Help find them a job

I started working when I was 15 and have worked every since. I think it is extremely valuable for teenagers to have jobs as soon as they can begin working. It teaches so many valuable lessons and keeps them busy and out of trouble. Idle hands are the devil’s tools – I see far too many idle hands in teenagers these days. Having a job early has the following benefits:

  • Generates their first source of consistent income
  • Teaches them how to work with others and for others
  • The basics of income, taxes, social security, etc.
  • Teaches them time management – With school, friends, and a job they will need to manage their time. This is something that will be a valuable tool for their future.
  • Teaches responsibility and accountability

I worked weekends initially. When I turned 16 started working 3-4 hours in the evenings after school. When I started college, I moved up to working 30 hours or so until I graduated. While it was tough sometimes, I wouldn’t go back and change it. It built character, responsibility and established critical social skills I don’t think I would have gotten any other way.

Who’s paying for what?

Now that the accounts are set-up, the basic budget is in place, and they are making money, it’s time to start talking about who is going to pay for what. Things to consider:

  • Who is paying their car insurance? By the way, put them on your policy, it’s far less expensive than creating a policy of their own
  • Who is paying for gas, oil changes, car maintenance issues?
  • Are you getting them a car? If so, is it a gift or do they have to pay you back?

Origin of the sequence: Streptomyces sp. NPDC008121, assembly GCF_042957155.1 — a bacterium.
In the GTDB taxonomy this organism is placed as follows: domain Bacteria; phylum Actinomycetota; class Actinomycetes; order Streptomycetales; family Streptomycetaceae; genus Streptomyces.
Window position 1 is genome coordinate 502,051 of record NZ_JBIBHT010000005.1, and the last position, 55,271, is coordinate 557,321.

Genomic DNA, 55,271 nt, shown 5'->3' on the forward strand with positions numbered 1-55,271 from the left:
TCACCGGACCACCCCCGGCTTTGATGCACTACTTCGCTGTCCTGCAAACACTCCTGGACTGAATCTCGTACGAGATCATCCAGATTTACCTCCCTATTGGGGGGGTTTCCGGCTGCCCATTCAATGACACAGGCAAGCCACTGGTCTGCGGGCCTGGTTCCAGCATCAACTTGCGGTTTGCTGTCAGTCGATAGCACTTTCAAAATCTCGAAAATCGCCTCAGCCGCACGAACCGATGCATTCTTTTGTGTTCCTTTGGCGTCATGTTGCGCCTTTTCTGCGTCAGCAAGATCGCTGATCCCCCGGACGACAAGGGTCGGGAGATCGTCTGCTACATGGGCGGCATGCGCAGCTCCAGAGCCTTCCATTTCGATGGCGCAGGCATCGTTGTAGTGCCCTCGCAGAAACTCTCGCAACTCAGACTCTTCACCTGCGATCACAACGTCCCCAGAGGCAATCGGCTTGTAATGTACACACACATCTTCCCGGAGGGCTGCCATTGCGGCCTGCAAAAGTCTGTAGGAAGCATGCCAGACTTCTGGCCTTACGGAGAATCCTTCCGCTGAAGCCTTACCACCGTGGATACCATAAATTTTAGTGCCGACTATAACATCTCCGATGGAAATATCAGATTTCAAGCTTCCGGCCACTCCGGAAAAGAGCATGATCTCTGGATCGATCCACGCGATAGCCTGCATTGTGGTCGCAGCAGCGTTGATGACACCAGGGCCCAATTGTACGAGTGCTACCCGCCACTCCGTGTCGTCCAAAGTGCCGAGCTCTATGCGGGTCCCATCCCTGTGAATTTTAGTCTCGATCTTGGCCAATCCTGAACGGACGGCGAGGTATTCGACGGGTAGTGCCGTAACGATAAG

• Who is paying for college? Depending on your answer here, should have significant impact on how much of their income they should be saving
  • Will you continue to buy their clothes?

These are just a few things you will need to consider and discuss with your teen. On one hand, you certainly don’t want to overwhelm them with all the various costs of life, especially if their salary isn’t much. On the other hand they need to begin learning the cost of things. There is not right or wrong answer here, but these are things you should think through and tackle.

Final Thoughts

These are just a few of the more critical financial related things you need to talk to your teenager about. Teen years are critical for preparing your child to become an adult and to be able to live on their own. It’s time to start breaking down that insulation you’ve had around them for so long and begin exposing them to the realities of life. Make it a gradual process, removing the insulation a little at a time as they get older. While they may not like it, they will thank you for it later.

Teen years are also a critical time for instilling good financial habits. If you instill good habits in them now, they will continue these habits into their adult lives. Don’t miss this critically important time. Teach them what you know, discuss the mistakes you’ve made and the negative impact they’ve had on your life so they can learn.

Proverbs 22:6 – “Train a child in the way he should go, and when he is old he will not turn from it.”

What are your thoughts? What things do you think are critical to teach teens about finances? Do you have teens? If so, how are you handling this topic? Add a comment!

Here’s are the other articles in the Money Matters for All Ages series:

40 Responses (including trackbacks) to “Teach your teen the basics of money management”

  1. Debt Free Revolution Says:

    Great nuts-n-bolts practical advice…now to get my hardheaded teen to go along with it! LOL

  2. glblguy Says:

    Thanks DFR – I know the feeling!

  3. Lynnae @ beingfrugal.net Says:

    Good advice. I can’t believe I’m going to have to start thinking about this in a few years.

    I read something once (maybe a book by Kevin Leman?) where the author made each of his children be in charge of the family finances for one year (with lots of parental supervision, of course). I’m not sure if I’m willing to go that far, but it certainly makes you think about all the things kids need to know.

  4. glblguy Says:

    @Lynnae – I know, I didn’t think it would come either, but it did. He was so little just yesterday, now he’s all big :-(

    Nope, don’t want my kids in charge of the finances…they can’t even keep their rooms clean! Seriously, my concern there is I don’t like my kids knowing how much I make…At least not yet.